On Nov. 5, North Korean authorities ordered its army to minimize the electricity consumption of military hospitals as well as during its winter training drills. Sources told Daily NK the direction came as part of efforts to solve the country’s persistent power shortages.
A source in the Korean People’s Army (KPA) revealed to Daily NK on Thursday that the General Staff Division ordered “orderly officers to control the lighting periods – thereby the electricity consumption – in military hospitals.” This means, “all orderlies are essentially required to turn off the lights at 9:50 pm, after the evening inspection,” he said.
All hospital wards had hitherto been able to determine their lighting periods individually, according to the source. “The hope is that the restrictions on lighting at night will save energy,” another source explained. However, hospitals are heavily dependent on an ever-present energy supply and their autonomy. This “irregular measure” is thus testimony “that the electricity shortages exist,” he said.
WEAKENING DISCIPLINE IN THE MILITARY
The new directive also jeopardizes the North Korean military’s annual winter training, which started in early December. “In some instances, the soldiers can’t run any drills which require electrical equipment, like tactical simulations, because power is only supplied for six hours a day,” a source told Daily NK.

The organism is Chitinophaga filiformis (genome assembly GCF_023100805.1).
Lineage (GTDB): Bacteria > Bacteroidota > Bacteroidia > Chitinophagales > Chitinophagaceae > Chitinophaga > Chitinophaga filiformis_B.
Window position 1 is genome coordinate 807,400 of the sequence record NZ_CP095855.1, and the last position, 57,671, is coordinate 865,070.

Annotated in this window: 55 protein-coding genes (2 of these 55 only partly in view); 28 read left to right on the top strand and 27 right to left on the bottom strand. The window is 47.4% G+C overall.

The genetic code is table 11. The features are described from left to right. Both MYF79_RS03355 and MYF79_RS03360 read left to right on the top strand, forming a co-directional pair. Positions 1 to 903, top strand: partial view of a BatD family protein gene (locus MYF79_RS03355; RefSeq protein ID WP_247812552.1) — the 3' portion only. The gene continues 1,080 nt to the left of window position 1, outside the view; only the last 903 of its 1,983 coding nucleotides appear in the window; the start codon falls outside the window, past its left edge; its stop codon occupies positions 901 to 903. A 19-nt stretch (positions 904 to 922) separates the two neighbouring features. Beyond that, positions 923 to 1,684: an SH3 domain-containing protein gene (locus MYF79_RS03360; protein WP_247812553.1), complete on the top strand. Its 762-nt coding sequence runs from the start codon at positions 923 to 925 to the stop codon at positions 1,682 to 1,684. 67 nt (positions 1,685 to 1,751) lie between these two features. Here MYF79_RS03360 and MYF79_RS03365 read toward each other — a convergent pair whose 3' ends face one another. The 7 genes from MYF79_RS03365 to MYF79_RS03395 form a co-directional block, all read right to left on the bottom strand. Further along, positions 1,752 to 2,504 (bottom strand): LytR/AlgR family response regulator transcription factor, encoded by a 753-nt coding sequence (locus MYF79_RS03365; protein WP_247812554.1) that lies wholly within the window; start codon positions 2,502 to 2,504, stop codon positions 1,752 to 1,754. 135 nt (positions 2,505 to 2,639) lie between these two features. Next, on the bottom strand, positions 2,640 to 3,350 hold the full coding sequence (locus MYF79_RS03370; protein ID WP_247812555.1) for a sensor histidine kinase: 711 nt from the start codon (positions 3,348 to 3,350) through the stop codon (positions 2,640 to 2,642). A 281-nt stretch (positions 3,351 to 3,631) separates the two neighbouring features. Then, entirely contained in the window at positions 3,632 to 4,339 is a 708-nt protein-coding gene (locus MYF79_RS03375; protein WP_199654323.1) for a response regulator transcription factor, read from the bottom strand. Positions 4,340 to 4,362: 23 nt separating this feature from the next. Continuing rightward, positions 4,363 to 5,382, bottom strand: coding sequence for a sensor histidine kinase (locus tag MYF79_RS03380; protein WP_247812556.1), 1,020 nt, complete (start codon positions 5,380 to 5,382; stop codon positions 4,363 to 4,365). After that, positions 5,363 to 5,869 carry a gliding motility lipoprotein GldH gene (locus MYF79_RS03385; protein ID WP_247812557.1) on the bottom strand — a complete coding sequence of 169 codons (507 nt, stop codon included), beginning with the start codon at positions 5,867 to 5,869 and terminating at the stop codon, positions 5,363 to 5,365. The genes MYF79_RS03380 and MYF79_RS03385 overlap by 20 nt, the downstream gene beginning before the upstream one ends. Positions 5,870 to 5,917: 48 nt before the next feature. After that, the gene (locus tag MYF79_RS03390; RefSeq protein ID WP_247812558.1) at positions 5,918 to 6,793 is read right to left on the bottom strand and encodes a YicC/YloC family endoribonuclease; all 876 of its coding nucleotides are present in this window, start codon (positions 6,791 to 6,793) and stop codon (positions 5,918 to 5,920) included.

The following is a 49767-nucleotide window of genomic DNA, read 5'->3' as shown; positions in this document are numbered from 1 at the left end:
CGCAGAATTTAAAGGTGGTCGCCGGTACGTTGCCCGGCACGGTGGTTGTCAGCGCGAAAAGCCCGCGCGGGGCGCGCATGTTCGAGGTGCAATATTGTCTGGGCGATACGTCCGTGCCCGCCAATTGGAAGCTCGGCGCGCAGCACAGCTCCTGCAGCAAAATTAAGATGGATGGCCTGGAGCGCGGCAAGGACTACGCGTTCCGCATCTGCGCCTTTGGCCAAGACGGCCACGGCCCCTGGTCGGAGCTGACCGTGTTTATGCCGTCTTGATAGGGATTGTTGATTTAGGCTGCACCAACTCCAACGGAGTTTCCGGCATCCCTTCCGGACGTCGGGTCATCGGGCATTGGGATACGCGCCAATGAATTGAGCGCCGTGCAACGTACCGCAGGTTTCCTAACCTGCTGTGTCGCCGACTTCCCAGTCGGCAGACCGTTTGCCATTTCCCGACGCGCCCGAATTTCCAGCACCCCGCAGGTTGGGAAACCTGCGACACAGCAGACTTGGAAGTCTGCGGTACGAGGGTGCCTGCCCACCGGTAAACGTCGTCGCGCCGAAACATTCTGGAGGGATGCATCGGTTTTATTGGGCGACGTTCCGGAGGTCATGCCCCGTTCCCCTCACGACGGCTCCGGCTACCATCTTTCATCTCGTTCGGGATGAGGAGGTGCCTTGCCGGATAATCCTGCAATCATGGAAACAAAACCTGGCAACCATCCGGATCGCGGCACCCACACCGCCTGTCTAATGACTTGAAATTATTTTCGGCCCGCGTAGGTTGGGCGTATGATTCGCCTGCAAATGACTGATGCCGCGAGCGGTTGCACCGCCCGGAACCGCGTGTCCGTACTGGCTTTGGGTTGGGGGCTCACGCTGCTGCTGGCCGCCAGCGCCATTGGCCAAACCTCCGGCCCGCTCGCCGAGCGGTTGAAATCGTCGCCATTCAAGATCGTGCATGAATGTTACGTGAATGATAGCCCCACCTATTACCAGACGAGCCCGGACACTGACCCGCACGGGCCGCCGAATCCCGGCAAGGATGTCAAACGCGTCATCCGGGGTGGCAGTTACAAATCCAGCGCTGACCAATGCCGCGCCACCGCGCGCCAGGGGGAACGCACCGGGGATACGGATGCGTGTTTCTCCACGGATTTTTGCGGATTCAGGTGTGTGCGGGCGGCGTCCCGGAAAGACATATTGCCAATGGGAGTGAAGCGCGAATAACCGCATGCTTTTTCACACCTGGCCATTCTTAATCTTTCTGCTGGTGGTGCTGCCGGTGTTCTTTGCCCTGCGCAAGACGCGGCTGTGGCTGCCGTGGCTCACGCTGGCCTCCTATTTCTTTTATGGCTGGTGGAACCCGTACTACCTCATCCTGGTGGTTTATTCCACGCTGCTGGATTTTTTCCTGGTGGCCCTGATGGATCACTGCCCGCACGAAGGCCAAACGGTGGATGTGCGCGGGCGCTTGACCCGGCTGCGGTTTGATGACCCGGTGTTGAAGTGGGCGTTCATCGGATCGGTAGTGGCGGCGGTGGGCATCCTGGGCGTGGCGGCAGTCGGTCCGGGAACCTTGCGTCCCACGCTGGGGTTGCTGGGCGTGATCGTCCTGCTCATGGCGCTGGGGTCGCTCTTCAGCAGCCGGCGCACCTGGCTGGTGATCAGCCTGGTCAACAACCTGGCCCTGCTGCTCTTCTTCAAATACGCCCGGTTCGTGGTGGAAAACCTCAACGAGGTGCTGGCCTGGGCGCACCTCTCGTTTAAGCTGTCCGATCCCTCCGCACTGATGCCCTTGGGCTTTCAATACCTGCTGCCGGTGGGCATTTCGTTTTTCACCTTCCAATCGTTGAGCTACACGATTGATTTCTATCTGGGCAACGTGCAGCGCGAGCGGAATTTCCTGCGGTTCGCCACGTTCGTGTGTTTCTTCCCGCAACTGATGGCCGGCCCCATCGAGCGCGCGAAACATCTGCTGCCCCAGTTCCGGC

Though North Korea’s leader Kim Jong Un has often emphasized the importance of practical field training for soldiers, “now they’re just pretending to go through the motions during practice time,” he said. “It’s all just talk.”
The new order is actually undermining Kim Jong Un’s efforts to increase the discipline among North Korean soldiers. “They would previously train all day and memorize texts and sayings at night,” a source reported. “But that’s no longer possible. Younger soldiers, who were only recently enlisted are actually relieved because they’re now able to get a full night of sleep.”
Higher-ranking officers, however, are becoming increasingly anxious, according to the source. “Because they’re unable to conduct training and educational sessions in the evenings, they won’t be able to present good results when their training is evaluated. They’re scared they might get punished,” he explained.
*Translated by Violet Kim and edited by Laura Geigenberger
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